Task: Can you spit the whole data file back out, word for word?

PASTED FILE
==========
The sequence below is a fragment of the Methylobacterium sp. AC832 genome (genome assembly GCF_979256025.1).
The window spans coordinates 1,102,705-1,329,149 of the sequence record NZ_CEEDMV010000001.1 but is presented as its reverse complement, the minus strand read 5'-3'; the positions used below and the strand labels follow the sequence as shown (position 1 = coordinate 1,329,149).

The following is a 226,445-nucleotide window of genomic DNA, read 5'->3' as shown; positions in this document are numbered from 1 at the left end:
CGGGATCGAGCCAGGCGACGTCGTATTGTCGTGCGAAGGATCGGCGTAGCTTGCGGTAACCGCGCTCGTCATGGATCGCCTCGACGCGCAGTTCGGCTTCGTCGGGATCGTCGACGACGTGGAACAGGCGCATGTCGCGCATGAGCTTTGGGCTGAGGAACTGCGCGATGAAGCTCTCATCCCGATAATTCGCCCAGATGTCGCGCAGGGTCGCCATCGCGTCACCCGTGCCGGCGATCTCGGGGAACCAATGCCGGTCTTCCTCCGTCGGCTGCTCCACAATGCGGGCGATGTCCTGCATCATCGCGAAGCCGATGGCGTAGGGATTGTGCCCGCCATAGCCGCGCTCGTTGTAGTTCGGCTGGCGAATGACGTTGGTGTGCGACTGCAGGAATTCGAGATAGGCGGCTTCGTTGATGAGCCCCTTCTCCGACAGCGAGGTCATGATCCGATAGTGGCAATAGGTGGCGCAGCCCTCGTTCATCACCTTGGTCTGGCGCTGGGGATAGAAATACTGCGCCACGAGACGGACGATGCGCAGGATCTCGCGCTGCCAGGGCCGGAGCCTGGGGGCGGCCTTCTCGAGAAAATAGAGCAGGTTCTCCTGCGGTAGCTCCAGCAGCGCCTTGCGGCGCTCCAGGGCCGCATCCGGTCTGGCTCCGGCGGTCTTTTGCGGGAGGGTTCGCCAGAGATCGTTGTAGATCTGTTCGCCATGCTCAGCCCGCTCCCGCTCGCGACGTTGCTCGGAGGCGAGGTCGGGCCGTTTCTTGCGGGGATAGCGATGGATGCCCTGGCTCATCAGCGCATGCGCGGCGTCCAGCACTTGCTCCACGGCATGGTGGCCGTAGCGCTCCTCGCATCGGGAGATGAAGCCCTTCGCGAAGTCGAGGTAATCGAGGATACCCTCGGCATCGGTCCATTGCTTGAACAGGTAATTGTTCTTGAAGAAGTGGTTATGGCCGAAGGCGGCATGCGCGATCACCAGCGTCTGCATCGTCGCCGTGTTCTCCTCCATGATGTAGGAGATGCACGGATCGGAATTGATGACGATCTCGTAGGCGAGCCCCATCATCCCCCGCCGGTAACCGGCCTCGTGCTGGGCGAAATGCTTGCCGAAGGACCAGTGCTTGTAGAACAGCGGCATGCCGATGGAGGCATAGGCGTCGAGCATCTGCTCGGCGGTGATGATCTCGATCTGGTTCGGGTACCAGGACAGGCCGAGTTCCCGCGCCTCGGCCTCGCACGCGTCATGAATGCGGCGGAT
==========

The sequence below is a fragment of the Methylobacterium sp. AC832 genome (genome assembly GCF_979256025.1).
The window spans coordinates 1,102,705-1,329,149 of the sequence record NZ_CEEDMV010000001.1 but is presented as its reverse complement, the minus strand read 5'-3'; the positions used below and the strand labels follow the sequence as shown (position 1 = coordinate 1,329,149).

The following is a 226,445-nucleotide window of genomic DNA, read 5'->3' as shown; positions in this document are numbered from 1 at the left end:
CGGGATCGAGCCAGGCGACGTCGTATTGTCGTGCGAAGGATCGGCGTAGCTTGCGGTAACCGCGCTCGTCATGGATCGCCTCGACGCGCAGTTCGGCTTCGTCGGGATCGTCGACGACGTGGAACAGGCGCATGTCGCGCATGAGCTTTGGGCTGAGGAACTGCGCGATGAAGCTCTCATCCCGATAATTCGCCCAGATGTCGCGCAGGGTCGCCATCGCGTCACCCGTGCCGGCGATCTCGGGGAACCAATGCCGGTCTTCCTCCGTCGGCTGCTCCACAATGCGGGCGATGTCCTGCATCATCGCGAAGCCGATGGCGTAGGGATTGTGCCCGCCATAGCCGCGCTCGTTGTAGTTCGGCTGGCGAATGACGTTGGTGTGCGACTGCAGGAATTCGAGATAGGCGGCTTCGTTGATGAGCCCCTTCTCCGACAGCGAGGTCATGATCCGATAGTGGCAATAGGTGGCGCAGCCCTCGTTCATCACCTTGGTCTGGCGCTGGGGATAGAAATACTGCGCCACGAGACGGACGATGCGCAGGATCTCGCGCTGCCAGGGCCGGAGCCTGGGGGCGGCCTTCTCGAGAAAATAGAGCAGGTTCTCCTGCGGTAGCTCCAGCAGCGCCTTGCGGCGCTCCAGGGCCGCATCCGGTCTGGCTCCGGCGGTCTTTTGCGGGAGGGTTCGCCAGAGATCGTTGTAGATCTGTTCGCCATGCTCAGCCCGCTCCCGCTCGCGACGTTGCTCGGAGGCGAGGTCGGGCCGTTTCTTGCGGGGATAGCGATGGATGCCCTGGCTCATCAGCGCATGCGCGGCGTCCAGCACTTGCTCCACGGCATGGTGGCCGTAGCGCTCCTCGCATCGGGAGATGAAGCCCTTCGCGAAGTCGAGGTAATCGAGGATACCCTCGGCATCGGTCCATTGCTTGAACAGGTAATTGTTCTTGAAGAAGTGGTTATGGCCGAAGGCGGCATGCGCGATCACCAGCGTCTGCATCGTCGCCGTGTTCTCCTCCATGATGTAGGAGATGCACGGATCGGAATTGATGACGATCTCGTAGGCGAGCCCCATCATCCCCCGCCGGTAACCGGCCTCGTGCTGGGCGAAATGCTTGCCGAAGGACCAGTGCTTGTAGAACAGCGGCATGCCGATGGAGGCATAGGCGTCGAGCATCTGCTCGGCGGTGATGATCTCGATCTGGTTCGGGTACCAGGACAGGCCGAGTTCCCGCGCCTCGGCCTCGCACGCGTCATGAATGCGGCGGAT